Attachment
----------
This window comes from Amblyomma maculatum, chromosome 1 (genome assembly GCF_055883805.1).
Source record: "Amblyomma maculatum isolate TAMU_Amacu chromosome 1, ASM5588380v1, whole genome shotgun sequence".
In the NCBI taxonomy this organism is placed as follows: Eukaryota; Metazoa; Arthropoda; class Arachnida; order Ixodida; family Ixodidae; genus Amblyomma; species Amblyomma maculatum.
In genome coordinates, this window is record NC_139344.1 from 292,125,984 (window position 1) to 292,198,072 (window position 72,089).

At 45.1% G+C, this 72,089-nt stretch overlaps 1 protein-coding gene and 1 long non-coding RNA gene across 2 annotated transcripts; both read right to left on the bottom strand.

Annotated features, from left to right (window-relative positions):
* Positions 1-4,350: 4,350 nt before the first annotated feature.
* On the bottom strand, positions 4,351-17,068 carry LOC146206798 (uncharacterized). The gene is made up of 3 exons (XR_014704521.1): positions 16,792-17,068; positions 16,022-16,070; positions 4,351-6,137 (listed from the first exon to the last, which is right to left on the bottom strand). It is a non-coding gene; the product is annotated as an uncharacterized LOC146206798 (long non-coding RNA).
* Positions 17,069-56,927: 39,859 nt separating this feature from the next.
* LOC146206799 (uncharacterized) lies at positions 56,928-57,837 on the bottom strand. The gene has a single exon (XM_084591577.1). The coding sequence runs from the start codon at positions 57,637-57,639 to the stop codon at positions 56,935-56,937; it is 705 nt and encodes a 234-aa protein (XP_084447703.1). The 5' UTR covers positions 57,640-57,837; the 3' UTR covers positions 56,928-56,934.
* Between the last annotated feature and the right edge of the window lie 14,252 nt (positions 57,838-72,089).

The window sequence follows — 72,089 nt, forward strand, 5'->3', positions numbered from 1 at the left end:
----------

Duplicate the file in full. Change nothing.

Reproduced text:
This window comes from Amblyomma maculatum, chromosome 1 (genome assembly GCF_055883805.1).
Source record: "Amblyomma maculatum isolate TAMU_Amacu chromosome 1, ASM5588380v1, whole genome shotgun sequence".
In the NCBI taxonomy this organism is placed as follows: Eukaryota; Metazoa; Arthropoda; class Arachnida; order Ixodida; family Ixodidae; genus Amblyomma; species Amblyomma maculatum.
In genome coordinates, this window is record NC_139344.1 from 292,125,984 (window position 1) to 292,198,072 (window position 72,089).

At 45.1% G+C, this 72,089-nt stretch overlaps 1 protein-coding gene and 1 long non-coding RNA gene across 2 annotated transcripts; both read right to left on the bottom strand.

Annotated features, from left to right (window-relative positions):
* Positions 1-4,350: 4,350 nt before the first annotated feature.
* On the bottom strand, positions 4,351-17,068 carry LOC146206798 (uncharacterized). The gene is made up of 3 exons (XR_014704521.1): positions 16,792-17,068; positions 16,022-16,070; positions 4,351-6,137 (listed from the first exon to the last, which is right to left on the bottom strand). It is a non-coding gene; the product is annotated as an uncharacterized LOC146206798 (long non-coding RNA).
* Positions 17,069-56,927: 39,859 nt separating this feature from the next.
* LOC146206799 (uncharacterized) lies at positions 56,928-57,837 on the bottom strand. The gene has a single exon (XM_084591577.1). The coding sequence runs from the start codon at positions 57,637-57,639 to the stop codon at positions 56,935-56,937; it is 705 nt and encodes a 234-aa protein (XP_084447703.1). The 5' UTR covers positions 57,640-57,837; the 3' UTR covers positions 56,928-56,934.
* Between the last annotated feature and the right edge of the window lie 14,252 nt (positions 57,838-72,089).

The window sequence follows — 72,089 nt, forward strand, 5'->3', positions numbered from 1 at the left end: